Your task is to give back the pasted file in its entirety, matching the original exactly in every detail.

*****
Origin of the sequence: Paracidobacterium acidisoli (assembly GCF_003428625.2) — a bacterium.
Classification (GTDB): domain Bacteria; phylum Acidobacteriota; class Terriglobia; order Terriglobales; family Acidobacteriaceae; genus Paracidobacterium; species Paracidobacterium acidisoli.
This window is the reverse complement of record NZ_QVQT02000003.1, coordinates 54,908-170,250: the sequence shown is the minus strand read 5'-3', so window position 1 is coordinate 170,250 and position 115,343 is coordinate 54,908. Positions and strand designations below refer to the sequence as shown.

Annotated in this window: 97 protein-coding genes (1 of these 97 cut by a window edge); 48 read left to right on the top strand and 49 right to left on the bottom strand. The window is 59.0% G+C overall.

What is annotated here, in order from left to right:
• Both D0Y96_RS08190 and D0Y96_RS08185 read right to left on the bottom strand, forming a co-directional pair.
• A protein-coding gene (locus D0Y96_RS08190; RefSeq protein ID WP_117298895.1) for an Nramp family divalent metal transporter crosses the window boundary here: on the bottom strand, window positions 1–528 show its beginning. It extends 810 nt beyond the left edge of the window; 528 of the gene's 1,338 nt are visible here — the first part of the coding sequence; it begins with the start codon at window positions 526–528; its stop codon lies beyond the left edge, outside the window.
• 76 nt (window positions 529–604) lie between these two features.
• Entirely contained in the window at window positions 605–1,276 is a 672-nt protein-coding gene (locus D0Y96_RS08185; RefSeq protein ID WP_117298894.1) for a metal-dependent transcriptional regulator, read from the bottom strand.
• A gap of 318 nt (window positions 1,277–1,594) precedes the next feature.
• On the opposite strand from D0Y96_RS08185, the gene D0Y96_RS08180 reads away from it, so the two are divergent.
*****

Origin of the sequence: Paracidobacterium acidisoli (assembly GCF_003428625.2) — a bacterium.
Classification (GTDB): domain Bacteria; phylum Acidobacteriota; class Terriglobia; order Terriglobales; family Acidobacteriaceae; genus Paracidobacterium; species Paracidobacterium acidisoli.
This window is the reverse complement of record NZ_QVQT02000003.1, coordinates 54,908-170,250: the sequence shown is the minus strand read 5'-3', so window position 1 is coordinate 170,250 and position 115,343 is coordinate 54,908. Positions and strand designations below refer to the sequence as shown.

Annotated in this window: 97 protein-coding genes (1 of these 97 cut by a window edge); 48 read left to right on the top strand and 49 right to left on the bottom strand. The window is 59.0% G+C overall.

What is annotated here, in order from left to right:
• Both D0Y96_RS08190 and D0Y96_RS08185 read right to left on the bottom strand, forming a co-directional pair.
• A protein-coding gene (locus D0Y96_RS08190; RefSeq protein ID WP_117298895.1) for an Nramp family divalent metal transporter crosses the window boundary here: on the bottom strand, window positions 1–528 show its beginning. It extends 810 nt beyond the left edge of the window; 528 of the gene's 1,338 nt are visible here — the first part of the coding sequence; it begins with the start codon at window positions 526–528; its stop codon lies beyond the left edge, outside the window.
• 76 nt (window positions 529–604) lie between these two features.
• Entirely contained in the window at window positions 605–1,276 is a 672-nt protein-coding gene (locus D0Y96_RS08185; RefSeq protein ID WP_117298894.1) for a metal-dependent transcriptional regulator, read from the bottom strand.
• A gap of 318 nt (window positions 1,277–1,594) precedes the next feature.
• On the opposite strand from D0Y96_RS08185, the gene D0Y96_RS08180 reads away from it, so the two are divergent.